Helping give access to those whose primary language is not the language of the forum maintainers seems more like thoughtful design than a requirement. That also may be influenced by my $dayjob, where we want to make our site as accessible as possible, despite allowing people to create content in their native language.


(Kuba) #15

@eviltrout: I submitted first attempt to serve correct localized js files as rails pipeline assets by kubamracek · Pull Request #278 · discourse/discourse · GitHub, can you take a look at it?


(Julien Gourdon) #16

The content itself may be in different languages.
Nevertheless, I understand your and @codinghorror’s point. If the same content can be accessed through different front-end (let’s say discourse.fr, discourse.de, discourse.cr…) then the localization can remain a site setting and not a user one. So users can access the content through whatever gate pleases them.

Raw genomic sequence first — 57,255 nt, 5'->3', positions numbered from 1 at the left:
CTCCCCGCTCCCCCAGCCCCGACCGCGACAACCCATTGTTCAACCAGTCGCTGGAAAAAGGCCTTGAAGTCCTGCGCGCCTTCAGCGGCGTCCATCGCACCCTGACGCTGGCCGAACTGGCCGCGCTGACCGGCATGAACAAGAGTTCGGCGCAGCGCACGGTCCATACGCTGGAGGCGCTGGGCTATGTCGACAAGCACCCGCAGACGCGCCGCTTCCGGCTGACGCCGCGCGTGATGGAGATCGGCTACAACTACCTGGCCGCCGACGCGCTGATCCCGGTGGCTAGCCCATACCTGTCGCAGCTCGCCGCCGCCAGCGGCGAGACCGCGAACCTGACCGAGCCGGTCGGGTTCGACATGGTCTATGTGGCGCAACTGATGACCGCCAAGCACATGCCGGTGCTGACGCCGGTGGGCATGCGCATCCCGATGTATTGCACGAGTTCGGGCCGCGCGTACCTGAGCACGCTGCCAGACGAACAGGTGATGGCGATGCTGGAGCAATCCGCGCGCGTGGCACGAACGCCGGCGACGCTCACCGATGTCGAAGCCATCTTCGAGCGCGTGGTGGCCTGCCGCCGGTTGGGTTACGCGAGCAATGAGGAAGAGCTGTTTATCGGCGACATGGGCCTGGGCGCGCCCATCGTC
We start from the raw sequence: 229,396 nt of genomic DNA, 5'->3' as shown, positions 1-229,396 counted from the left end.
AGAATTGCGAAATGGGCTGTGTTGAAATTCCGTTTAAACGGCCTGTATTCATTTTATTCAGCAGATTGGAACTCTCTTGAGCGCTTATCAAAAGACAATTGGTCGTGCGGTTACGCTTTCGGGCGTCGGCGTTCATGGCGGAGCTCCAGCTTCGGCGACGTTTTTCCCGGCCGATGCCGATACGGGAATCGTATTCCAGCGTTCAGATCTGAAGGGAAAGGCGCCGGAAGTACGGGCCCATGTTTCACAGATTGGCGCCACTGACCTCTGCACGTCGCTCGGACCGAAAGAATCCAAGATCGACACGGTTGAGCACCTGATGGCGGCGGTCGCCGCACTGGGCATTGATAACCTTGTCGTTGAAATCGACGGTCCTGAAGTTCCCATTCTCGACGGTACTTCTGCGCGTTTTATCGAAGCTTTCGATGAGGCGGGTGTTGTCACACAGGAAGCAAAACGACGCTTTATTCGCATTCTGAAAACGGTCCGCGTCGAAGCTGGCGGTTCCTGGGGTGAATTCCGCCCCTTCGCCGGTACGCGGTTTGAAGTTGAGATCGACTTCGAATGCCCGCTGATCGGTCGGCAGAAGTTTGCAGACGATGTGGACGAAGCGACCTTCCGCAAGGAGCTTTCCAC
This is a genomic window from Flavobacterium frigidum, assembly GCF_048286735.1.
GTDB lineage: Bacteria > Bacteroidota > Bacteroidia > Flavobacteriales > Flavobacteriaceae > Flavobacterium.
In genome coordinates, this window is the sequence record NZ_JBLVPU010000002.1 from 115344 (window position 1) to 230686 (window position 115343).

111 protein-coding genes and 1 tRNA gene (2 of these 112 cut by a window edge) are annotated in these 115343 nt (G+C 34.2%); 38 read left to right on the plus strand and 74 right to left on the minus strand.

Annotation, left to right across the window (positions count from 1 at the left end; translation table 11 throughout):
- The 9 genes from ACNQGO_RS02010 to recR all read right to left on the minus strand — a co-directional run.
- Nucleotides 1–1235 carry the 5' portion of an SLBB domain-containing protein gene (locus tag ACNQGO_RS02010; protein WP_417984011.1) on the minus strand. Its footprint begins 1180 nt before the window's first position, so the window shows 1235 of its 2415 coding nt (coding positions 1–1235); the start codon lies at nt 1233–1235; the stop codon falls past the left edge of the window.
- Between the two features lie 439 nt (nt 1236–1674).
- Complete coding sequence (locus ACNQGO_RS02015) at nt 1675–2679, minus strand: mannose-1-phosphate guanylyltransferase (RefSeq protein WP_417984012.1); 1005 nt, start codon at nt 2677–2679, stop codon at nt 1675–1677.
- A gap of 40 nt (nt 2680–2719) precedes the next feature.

(Robin Ward) #17

I’ve deployed support for setting a locale via SiteSetting. I’d like to give a huge thanks to @kuba for giving me a head start. We don’t have a demo site to show it off, but I promise it works if you go into the admin section, change the locale setting and then refresh your page.


(Jeff Atwood) #18

We can probably write a blog post about this to solicit translations (and mention issues like date formatting, string size, etc) next week. I don’t feel we need a demo site for this.


(Régis Hanol) #19

i18n is quite hard to get it right.

As an example, here’s how Twitter is doing it: Rails Conf 2012 i18n on Rails: A Twitter Approach by Cameron Dutro

What needs to be considered:

  • dates / times
  • numbers
  • sorting
  • URLs
  • currencies
  • language names
  • countries
  • units of measure
  • character encodings
  • captcha
  • pluralization
  • tokenization
  • stemming
  • addresses
  • phone numbers
  • cultural cues
  • abbreviations
  • text direction
  • colors

(Kuba) #20

How about localizing strings in app/assets/javascripts/external, namely Markdown.Editor.js (the implementation of the message composer)? There is still quite a few hardcoded English strings and I would like to work on this. What is the best approach?

Since it is an external library, is it OK to make Discourse-specific modifications? This would probably be problematic with updating the library.